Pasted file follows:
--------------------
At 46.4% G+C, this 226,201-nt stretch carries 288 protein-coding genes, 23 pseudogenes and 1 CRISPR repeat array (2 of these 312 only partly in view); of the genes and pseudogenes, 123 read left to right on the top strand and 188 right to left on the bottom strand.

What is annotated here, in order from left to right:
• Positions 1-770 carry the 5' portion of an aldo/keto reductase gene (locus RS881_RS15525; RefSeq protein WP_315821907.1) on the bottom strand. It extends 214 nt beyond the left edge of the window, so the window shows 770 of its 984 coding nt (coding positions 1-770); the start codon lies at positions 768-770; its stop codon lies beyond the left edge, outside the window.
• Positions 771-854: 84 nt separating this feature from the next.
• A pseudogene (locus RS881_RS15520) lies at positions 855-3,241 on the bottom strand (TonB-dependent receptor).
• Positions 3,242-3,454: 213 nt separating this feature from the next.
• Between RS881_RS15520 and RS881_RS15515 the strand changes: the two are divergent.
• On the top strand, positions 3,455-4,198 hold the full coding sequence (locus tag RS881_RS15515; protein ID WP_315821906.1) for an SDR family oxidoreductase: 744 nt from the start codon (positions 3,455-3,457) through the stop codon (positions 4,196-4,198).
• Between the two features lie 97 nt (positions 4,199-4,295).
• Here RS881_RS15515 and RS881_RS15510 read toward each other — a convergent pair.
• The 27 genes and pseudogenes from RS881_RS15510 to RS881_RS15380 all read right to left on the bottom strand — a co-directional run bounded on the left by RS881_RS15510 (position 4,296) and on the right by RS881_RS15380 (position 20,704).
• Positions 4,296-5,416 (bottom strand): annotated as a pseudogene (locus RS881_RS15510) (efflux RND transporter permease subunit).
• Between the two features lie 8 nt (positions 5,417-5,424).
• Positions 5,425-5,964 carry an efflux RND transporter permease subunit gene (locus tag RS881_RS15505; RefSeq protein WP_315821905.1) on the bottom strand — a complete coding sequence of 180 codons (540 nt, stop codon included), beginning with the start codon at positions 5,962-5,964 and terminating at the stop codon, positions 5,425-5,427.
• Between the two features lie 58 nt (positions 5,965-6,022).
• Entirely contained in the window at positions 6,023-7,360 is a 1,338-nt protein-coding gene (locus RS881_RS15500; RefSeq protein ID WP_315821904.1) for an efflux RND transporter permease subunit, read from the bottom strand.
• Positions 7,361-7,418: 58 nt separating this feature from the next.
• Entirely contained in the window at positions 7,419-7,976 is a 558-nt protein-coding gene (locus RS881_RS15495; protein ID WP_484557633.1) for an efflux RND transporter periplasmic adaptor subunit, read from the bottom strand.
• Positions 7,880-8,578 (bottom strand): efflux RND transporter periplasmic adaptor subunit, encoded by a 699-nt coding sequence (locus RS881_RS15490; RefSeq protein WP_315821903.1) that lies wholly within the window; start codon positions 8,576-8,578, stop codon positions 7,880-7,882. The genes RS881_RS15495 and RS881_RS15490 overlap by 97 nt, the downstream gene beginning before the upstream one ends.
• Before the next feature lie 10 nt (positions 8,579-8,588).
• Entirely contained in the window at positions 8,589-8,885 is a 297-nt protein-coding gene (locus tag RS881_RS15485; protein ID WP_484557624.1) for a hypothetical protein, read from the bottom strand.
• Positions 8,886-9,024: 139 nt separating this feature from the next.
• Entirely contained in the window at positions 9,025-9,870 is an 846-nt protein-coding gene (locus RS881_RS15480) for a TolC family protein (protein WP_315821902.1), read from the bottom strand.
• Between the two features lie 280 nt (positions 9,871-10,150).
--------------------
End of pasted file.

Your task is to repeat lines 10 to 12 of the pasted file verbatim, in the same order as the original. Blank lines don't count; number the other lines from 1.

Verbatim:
• Here RS881_RS15515 and RS881_RS15510 read toward each other — a convergent pair.
• The 27 genes and pseudogenes from RS881_RS15510 to RS881_RS15380 all read right to left on the bottom strand — a co-directional run bounded on the left by RS881_RS15510 (position 4,296) and on the right by RS881_RS15380 (position 20,704).
• Positions 4,296-5,416 (bottom strand): annotated as a pseudogene (locus RS881_RS15510) (efflux RND transporter permease subunit).